When you’re just starting to build your crochet business, you may feel like an outsider. But community is so important. Building strong relationships with other handmade sellers can have a huge positive impact on your morale, your productivity, and your opportunities to contribute. So when you’re the new kid on the block, how can you make friends with other creative professionals and add value to the online business community? Let’s talk about what to do (and what not to do) to as you build your network.
What Should You Do When You Feel Like an Outsider?
[00:00:00] Have you ever felt like an outsider in the handmade community? One of the hardest parts of starting a business or starting a new job is a feeling like an outsider–not having friends, not having a community, not having the support you need to build your business. And when you start an online business, it’s even harder.
Transcript: Building Community When You’re the New Kid on the Block
[00:00:26] Hi, gang. So it’s Pam from Crochetpreneur.com. I am here to talk to you today about building community, becoming part of the community as a brand new business owner, or as someone who is an existing business owner, just hopping on the internet and trying to build that community and become a part of the larger, in my case, crochet community. But this can be reflected in all parts of the handmade community as well. When you’re the new kid on the block, it’s really hard to fit in and building community is tough. But when you don’t do that, it can have a huge impact on your business as far as your own morale, as far as finding people to collaborate with, as far as feeling supported, all of those things.
[00:01:19] So I’m just looking at my notes because I’m having a hard time getting back in the groove of business after the Summit but we’ll just trek on. If you don’t already know, we held the Crochet Business Summit about a week and half ago. And we have a lot of brand-new crochet business owners who are thinking, “What about me? How do I find friends? How do I fit in? How do I connect with people? How do I collaborate with people? How do I know what I don’t know? How do I break into what look to be cliques in the community?”
[00:01:57] So I want to talk about how to make that process easier, how to avoid some missteps. I’ll even share some of the mistakes that I made along the way. And I’ll answer your questions as well. So welcome, for those of you who are watching live. I’ll be happy to answer your questions in the comments when I’m finished. Otherwise, if you’re watching on replay, let us know … With #replay, let us know when you started your crochet business. And I would love to know if any of these things that we’re going to talk about feel like your own story as well. So you can let us know that in the comments.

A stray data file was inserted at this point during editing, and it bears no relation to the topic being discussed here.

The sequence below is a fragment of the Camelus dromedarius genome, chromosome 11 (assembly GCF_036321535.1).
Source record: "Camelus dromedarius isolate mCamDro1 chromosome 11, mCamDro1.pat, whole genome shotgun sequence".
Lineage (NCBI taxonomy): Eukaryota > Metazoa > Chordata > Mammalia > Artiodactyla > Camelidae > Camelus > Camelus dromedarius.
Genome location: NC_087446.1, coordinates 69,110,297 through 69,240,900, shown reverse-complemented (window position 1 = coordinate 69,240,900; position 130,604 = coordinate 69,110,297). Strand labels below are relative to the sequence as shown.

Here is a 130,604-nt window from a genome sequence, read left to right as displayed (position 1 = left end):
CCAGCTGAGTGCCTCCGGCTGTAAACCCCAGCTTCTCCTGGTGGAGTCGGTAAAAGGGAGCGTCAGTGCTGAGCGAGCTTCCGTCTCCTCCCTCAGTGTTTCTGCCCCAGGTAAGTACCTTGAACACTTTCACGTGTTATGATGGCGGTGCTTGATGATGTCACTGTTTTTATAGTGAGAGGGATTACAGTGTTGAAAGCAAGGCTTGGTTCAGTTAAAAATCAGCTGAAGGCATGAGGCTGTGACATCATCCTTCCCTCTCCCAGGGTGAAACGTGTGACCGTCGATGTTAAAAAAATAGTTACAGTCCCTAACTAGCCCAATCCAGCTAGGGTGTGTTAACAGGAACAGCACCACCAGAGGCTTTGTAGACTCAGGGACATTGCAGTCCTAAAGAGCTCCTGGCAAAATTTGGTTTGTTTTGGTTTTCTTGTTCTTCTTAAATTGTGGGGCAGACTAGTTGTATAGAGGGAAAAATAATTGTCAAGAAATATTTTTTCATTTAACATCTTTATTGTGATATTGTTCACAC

[00:02:42] So if you’re brand new here, my name is Pam Grice. Again from Crochetpreneur.com. I am a crochet business coach and retired psychotherapist. And I am here to help you grow a profitable handmade business and support you in that process.
The Benefits of Building Relationships in the Community
[00:03:01] So let’s get started. So let’s first talk about the benefits of building relationships in the community. Like I said earlier, when you build those relationships, when you make friendships, when you connect with others in the community, your own morale goes up and the morale of the community goes up. Also you increase productivity because of that morale. You get opportunities for collaborations. You have opportunities for support. Your contribution is even more impactful because what you do ripples out into the community. And you also broaden your network. And you get more perspectives also on your business, on the community, and on trends in the industry.